If it has long been reserved for men, the nose profession has become the playground of female perfumers in recent decades. Inspirational and inspiring, these modern-day women’s noses are bringing amazing olfactory ideas to the perfume industry. Discover how some pioneers have managed to impose themselves in a very closed microcosm to make way for more and more women’s noses.
Nose: Man’s or Woman’s Job?
When we talk about the noses that have marked the history of perfume, the ones that come to mind are mostly men. Aimé Guerlain, François Coty, Olivier Cresp… and many others! But where are the women in this incomplete list? For as long as perfume has been made, that is, for thousands of years, perfume has often been a man’s business. From the sublime compositions of the Renaissance, to the freshness of Napoleon’s beloved eau de cologne, to the world’s most successful juices, the creators of fragrances have almost always been men. However, some sharp-nosed women managed to make their way into this closed universe. Read women best perfume YSL Black Opium Dossier.co!
Women Perfumers Who Made History
Taputi, the king’s perfumer
You may not know her name, yet she was definitely one of the first female perfumers in history. In the 13th century BC, a man called Taputi-Bilet-Ekle (Belet-Ekle translates as “palace assistant”) was a chemist of great repute. She worked as a perfumer in the court of the king of Assyria. This kingdom of Mesopotamia was considered one of the greatest powers in the Far East at that time. Archaeological research has found tablets inscribed with his name, lists of ingredients, but also descriptions of distillation and filtration.
Taputi’s mission was to anoint various oils and anointments to perfume the sovereign and his residence, but also to anoint statues of idols during religious rituals. If history has not preserved much of Taputi’s existence, Khushbu has been greatly influenced by his discoveries and work. The first female perfumer, she is also the one who paved the way for an inspired lineage…
Germaine Cellier, post-war woman and perfumer
The story takes us many years later, to the very beginning of the 20th century. It was in Bordeaux in 1909 that one of the greatest women in perfumery was born. Germaine Cellier, the daughter of a bohemian and eccentric father and herbalist mother, went to Paris in the 1920s to study chemistry. With his degree in hand and the war finally over, his talents were noticed by a man named Robert Piguet. A former stylist for a major Parisian fashion house, the man decided to take up perfumery. Robert Piaget challenged Germain to create a modern and dynamic fragrance to bring innovation to the post-war era. Thus, Bandit, the brand’s first fragrance, came out in 1944.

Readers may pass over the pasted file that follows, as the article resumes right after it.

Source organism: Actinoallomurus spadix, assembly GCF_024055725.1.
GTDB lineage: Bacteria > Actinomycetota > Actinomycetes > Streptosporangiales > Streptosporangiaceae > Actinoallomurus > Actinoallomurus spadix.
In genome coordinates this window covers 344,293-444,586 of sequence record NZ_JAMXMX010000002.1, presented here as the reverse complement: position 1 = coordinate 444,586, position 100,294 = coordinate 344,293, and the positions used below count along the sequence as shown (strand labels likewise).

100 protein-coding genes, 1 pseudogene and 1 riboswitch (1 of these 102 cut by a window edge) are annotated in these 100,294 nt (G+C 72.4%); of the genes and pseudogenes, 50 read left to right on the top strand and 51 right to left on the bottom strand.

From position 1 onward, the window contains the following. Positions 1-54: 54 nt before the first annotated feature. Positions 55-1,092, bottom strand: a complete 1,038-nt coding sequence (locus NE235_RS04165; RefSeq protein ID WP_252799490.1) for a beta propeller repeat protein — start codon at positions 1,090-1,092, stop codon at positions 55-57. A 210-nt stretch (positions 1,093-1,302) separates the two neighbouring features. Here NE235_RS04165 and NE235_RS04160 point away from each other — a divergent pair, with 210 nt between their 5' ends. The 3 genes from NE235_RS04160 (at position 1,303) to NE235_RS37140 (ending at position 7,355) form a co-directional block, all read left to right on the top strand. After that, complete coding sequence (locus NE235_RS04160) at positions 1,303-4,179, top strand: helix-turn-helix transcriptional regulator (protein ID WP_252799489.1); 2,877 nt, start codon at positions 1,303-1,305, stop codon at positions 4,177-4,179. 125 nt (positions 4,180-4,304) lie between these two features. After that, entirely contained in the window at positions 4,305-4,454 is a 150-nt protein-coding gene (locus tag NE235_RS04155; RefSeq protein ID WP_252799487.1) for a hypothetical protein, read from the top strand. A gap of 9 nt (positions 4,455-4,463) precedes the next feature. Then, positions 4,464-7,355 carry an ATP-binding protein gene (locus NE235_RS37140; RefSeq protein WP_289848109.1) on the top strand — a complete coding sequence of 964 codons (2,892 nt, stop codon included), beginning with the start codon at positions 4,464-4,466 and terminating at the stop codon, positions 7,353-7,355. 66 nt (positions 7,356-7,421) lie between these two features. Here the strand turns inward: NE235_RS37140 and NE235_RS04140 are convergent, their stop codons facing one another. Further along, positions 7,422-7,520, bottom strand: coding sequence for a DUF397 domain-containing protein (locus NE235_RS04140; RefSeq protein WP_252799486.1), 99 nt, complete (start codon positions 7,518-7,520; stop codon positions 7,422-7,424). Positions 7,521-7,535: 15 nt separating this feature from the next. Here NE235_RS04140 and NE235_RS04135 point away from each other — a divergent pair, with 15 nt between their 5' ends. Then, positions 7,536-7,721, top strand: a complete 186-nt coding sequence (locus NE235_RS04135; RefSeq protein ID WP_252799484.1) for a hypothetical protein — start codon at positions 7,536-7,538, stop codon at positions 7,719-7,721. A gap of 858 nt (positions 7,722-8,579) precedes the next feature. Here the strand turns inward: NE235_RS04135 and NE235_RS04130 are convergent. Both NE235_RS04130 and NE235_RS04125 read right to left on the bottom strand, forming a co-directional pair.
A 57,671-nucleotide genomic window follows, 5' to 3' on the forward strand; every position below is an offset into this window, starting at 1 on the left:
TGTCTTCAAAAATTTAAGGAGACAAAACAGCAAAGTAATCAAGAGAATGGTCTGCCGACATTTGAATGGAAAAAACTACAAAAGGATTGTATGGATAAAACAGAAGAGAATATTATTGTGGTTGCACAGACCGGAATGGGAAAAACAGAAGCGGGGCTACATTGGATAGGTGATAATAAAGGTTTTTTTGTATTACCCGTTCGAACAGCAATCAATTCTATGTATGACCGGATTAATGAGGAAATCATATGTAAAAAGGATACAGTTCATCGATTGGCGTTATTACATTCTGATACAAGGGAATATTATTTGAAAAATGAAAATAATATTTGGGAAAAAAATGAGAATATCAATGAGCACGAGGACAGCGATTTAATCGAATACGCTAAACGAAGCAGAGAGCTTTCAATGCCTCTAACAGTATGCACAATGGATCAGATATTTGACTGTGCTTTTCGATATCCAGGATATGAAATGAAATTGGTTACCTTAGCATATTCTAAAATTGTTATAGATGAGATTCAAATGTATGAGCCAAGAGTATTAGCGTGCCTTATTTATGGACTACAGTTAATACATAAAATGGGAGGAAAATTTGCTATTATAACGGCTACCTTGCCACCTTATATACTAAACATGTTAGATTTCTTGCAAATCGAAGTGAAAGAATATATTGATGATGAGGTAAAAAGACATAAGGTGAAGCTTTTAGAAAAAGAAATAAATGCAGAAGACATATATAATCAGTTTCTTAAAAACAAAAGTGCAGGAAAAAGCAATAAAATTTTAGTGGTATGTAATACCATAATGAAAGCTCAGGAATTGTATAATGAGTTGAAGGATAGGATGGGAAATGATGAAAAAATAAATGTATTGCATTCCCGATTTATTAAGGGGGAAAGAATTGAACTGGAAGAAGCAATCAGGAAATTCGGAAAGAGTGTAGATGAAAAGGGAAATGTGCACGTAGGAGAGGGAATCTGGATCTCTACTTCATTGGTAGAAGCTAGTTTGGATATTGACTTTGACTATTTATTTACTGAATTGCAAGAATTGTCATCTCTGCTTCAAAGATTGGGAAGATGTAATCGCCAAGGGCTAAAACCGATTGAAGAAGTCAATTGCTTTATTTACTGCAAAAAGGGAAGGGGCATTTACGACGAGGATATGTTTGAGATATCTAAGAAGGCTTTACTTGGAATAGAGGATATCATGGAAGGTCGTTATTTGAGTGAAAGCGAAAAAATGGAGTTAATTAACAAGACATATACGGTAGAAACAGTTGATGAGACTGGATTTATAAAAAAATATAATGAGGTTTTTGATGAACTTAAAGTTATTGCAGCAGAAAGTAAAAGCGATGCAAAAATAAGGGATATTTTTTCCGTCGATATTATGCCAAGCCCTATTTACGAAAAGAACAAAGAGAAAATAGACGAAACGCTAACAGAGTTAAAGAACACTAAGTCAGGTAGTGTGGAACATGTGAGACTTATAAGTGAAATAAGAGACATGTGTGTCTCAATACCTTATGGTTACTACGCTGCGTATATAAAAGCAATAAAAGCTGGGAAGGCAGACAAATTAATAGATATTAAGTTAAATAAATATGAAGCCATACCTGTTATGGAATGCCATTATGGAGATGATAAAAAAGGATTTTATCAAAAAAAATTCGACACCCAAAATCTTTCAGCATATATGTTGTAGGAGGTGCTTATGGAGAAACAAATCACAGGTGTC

Thanks to this first success and his strong character, Germain made his name in the industry and a year later signed for Balmain, the famous perfume Vent Vert, which for the first time introduced galbanum and green notes in one composition.
Years passed and successes followed for other big names in French perfumery. In the late 1950s, he again collaborated with Piguet for Fracas. This perfume is an innovative juice that pushed the tuber to the forefront, never seen before! The perfume was exported to America, where it was a phenomenal success. Germain Cellier was considered the most contemporary and avant-garde French perfumer of his time. He then opened his own creation laboratory in the 1960s, continuing all his creativity.
Feminization of the nasal profession
Women Perfumes: A Growing Equality.
Thanks to the evolution of mentality and the legacy of the past, women have gradually been able to leave their wake in the creation of fragrances. From niche perfumeries to big houses, more and more women’s noses are revealing their recipes. There are about fifty female perfumers in France. If the nasal profession was previously passed down from father to son, preferably in Grasse, media coverage of the work has contributed to the feminization of the field. Thanks to the increase in the number of perfumers’ schools, women have had access to a specific training to practice all of the perfumery professions.
Women with taste
Since Germaine Cellier, many female perfumers have shown that they have flair. It would be impossible to name all these talented noses but we can think of Françoise Caron. Oliver Crisp’s sister, she fell into perfume at birth. The young girl grew up amid the scents of rose, jasmine and lavender. A few years later, he signed the recipe for great juices like Eau d’Orange Verte for Hermès. Mathilde Laurent shakes up the codes of perfumery at Cartier. She fights to advance all assets of synthetic chemistry.
Olivia Giacobetti, an independent perfumer, is considered one of the most talented creators of her generation. She will mark the history of the perfume by introducing the fig note to the fragrance. Others continue to showcase their talent for big names or more obscure houses such as Christine Nagel, Ann Filippo, Eleanor Massenet, Sophia Grozman, Sonia Constant and many others.
In Carrément Belle, it is a female perfumer who has long been hidden behind some of our fragrances such as eau de parfum 555, label rose, agité, ippi patchouli clair, musc or alõ. In an inspiring interview, Claire tells us all about her life as a perfumer.